Fatty Legs


Fatty Legs: a True Story by Christy Jordan-Fenton & Margaret Pokiak-Fenton, illustrations by Liz Amini-Holmes

This is the story of an Inuit girl and her experiences in a residential school.  Margaret Pokiak decides at age 8 that she must learn to read.  And the only way that she will be able to learn to read is to attend the residential school that is many miles away from her home village in the arctic.  Her father and older sister, who have both attended the school, try to convince her to stay at home and learn the native way instead, but she insists.  At the school, she encounters the Raven, a nun who immediately takes a dislike to Margaret and her strong will and courage.  She begins to intimidate Margaret, putting her in red stockings unlike the rest of the girls and meting out harsher punishments to her.  But through it all, Margaret remains strong.  A sympathetic nun sticks up for her and eventually Margaret finds her way back to her family.

The book softens the story to a level that children will be able to handle, focusing more on the emotional and mental hardship than physical abuse.  The humiliation of Margaret by the Raven will resonate with children as will the harsh conditions and poor food.  Married to these in the book is the loss of culture and language, which is as horrible as the treatment.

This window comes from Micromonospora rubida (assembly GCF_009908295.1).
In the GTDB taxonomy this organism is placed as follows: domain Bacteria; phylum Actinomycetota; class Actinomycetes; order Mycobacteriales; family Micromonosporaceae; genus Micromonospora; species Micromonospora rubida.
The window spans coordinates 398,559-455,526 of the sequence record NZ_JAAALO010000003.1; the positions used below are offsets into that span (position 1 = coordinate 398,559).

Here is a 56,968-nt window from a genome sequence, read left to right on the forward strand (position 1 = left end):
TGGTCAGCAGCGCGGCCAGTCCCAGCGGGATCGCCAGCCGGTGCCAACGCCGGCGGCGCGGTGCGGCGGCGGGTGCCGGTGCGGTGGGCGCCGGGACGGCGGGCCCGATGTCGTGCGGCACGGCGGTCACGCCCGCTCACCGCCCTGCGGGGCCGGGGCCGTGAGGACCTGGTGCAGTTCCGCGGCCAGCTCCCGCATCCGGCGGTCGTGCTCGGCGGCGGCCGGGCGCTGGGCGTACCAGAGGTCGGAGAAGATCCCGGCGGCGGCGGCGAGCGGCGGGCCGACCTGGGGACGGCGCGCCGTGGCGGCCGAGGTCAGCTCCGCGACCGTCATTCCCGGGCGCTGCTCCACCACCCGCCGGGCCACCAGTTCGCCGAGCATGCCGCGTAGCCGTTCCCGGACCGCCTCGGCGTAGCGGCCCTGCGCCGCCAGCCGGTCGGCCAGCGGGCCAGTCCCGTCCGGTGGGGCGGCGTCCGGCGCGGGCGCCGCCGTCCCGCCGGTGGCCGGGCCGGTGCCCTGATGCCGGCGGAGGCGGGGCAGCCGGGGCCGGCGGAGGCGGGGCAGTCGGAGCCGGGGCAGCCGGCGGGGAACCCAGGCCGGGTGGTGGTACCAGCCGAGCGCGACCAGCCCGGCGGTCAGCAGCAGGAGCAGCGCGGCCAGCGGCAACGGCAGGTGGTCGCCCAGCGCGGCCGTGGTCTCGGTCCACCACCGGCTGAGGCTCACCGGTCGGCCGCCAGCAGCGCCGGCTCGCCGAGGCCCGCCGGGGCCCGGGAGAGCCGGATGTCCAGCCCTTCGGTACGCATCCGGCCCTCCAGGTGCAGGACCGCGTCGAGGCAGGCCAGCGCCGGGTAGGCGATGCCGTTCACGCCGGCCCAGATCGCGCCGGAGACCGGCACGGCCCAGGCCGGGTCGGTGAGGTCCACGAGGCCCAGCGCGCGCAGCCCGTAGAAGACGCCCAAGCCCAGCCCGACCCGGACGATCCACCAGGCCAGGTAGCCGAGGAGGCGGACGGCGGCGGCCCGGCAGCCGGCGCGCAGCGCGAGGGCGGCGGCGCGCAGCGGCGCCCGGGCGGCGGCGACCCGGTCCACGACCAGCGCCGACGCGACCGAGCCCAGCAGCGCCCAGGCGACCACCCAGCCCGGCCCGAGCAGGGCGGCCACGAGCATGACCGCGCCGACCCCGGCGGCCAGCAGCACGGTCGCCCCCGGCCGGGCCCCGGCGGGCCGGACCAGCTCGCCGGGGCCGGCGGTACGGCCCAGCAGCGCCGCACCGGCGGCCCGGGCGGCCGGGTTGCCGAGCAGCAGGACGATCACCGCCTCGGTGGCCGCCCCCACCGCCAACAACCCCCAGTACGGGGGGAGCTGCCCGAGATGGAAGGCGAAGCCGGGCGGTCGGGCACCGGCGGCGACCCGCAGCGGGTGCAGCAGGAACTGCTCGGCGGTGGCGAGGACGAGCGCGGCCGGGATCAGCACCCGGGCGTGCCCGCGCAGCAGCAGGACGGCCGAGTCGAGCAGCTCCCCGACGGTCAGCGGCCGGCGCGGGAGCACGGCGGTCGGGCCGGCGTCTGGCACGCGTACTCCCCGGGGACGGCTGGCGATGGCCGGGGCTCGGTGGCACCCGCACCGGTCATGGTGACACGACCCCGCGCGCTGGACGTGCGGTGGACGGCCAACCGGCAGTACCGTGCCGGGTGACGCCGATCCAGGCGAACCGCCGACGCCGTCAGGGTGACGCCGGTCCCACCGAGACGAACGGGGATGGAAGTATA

Margaret is an amazing girl with her self-possession, her courage and her faithfulness to herself and her culture.  She is brave beyond belief as she enters a foreign culture and comes away having shown them what being human is all about.  The book is simply written, allowing the story to carry through.  The illustrations are strong, depicting the harsher times at the school.  Historical photographs are worked into the book, tying it firmly to history and the true story it is based on.

This book is definitely worth having in a public library.  It offers a clear view of residential schools nicely paired with a young girl’s naive desire for education.  Large font, plenty of interspersed images, and a short length will have reluctant readers interested as well.  Appropriate for ages 8-11.

Reviewed from copy received from Annick Press.